“Where does this place Poland? Almost 18 years ago the Federal Republic of Germany, our European ally, decided to prioritize its own business interests with Putin’s Russia over solidarity and cooperation with allies in Central Europe. It was a wrong decision to make and all Polish governments – regardless of political differences – communicated this clearly and forcefully to Berlin. But since Putin succeeded in corrupting the German elite and already decided to pay the price of infamy, ignoring the Polish objections was the only strategy Germany was left with.”

The explosions at Bornholm are the new Polish strike for war in Europe against Chancellor Olaf Scholz. So far the Chancellery in Berlin is silent, tellingly.



By John Helmer, Moscow

The only Russian leader in a thousand years who was a genuine gardener and who allowed himself to be recorded with a shovel in his hand was Joseph Stalin (lead image, mid-1930s). Compared to Stalin, the honouring of the new British king Charles III as a gardener pales into imitativeness and pretension.   

Stalin cultivated lemon trees and flowering mimosas at his Gagra dacha  by the Black Sea in Abkhazia.  Growing mimosas (acacias) is tricky. No plantsman serving the monarchs in London or at Versailles has made a go of it in four hundred years. Even in the most favourable climates, mimosas – there are almost six hundred varieties of them — are short-lived. They can revive after bushfires; they can go into sudden death for no apparent reason. Russians know nothing of this – they love them for their blossom and scent, and give bouquets of them to celebrate the arrival of spring.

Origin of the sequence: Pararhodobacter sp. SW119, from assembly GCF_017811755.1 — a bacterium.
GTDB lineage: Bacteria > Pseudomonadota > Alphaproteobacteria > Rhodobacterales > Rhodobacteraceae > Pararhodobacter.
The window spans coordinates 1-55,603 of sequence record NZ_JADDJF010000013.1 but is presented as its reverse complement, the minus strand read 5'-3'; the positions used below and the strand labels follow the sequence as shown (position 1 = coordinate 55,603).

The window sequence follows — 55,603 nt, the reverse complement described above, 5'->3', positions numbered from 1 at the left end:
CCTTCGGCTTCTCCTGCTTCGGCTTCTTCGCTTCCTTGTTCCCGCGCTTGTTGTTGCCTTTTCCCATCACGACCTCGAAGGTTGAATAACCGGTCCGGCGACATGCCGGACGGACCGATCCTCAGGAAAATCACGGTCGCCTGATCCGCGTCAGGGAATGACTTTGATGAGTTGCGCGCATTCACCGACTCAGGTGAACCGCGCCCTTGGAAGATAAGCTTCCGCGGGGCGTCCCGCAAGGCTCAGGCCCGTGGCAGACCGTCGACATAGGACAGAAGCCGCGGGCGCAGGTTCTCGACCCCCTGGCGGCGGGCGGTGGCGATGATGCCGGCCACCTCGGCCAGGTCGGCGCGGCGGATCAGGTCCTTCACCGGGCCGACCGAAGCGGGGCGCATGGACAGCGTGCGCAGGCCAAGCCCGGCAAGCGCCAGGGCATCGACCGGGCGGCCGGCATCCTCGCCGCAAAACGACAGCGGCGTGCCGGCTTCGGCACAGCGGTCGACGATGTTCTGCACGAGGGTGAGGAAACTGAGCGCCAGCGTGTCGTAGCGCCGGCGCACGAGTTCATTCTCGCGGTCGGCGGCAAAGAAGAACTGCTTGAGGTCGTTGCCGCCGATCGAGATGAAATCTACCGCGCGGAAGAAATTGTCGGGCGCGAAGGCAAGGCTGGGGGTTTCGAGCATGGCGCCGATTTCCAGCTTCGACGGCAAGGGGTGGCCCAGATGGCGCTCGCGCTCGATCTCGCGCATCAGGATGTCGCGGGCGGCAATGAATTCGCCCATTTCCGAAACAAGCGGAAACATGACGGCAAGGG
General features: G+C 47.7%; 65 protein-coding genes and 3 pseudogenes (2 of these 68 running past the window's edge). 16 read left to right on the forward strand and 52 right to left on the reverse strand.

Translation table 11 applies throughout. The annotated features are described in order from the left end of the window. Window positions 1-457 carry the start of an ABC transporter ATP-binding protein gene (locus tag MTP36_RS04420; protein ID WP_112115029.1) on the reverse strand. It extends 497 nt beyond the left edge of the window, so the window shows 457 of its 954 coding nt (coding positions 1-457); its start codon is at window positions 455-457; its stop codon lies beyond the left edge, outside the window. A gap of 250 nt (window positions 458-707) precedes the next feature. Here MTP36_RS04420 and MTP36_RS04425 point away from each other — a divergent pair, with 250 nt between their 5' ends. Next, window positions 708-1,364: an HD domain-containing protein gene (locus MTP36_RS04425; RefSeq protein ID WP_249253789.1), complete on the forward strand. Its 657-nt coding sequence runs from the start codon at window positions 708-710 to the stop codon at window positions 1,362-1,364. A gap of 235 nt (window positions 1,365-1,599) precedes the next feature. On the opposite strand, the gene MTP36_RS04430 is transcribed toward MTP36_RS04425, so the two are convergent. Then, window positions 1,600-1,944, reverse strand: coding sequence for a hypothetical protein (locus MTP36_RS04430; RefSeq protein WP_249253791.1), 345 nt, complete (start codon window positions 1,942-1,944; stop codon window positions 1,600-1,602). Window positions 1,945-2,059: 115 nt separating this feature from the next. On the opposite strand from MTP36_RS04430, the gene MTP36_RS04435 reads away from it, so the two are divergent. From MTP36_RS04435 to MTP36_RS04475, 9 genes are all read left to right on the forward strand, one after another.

Stalin didn’t attempt the near-impossible, to grow lemons and other fruit in the Moscow climate. That was the sort of thing which the Kremlin noblemen did to impress the tsar and compete in conspicuous affluence with each other. At Kuskovo, now in the eastern district of Moscow, Count Pyotr Sheremetyev built a heated orangerie between 1761 and 1762, where he protected his lemons, pomegranates, peaches, olives, and almonds, baskets of which he would present in mid-winter to the Empress Catherine the Great and many others. The spade work was done by serfs. Sheremetyev beat the French king Louis XIV to the punch – his first orangerie at Versailles wasn’t built until 1763.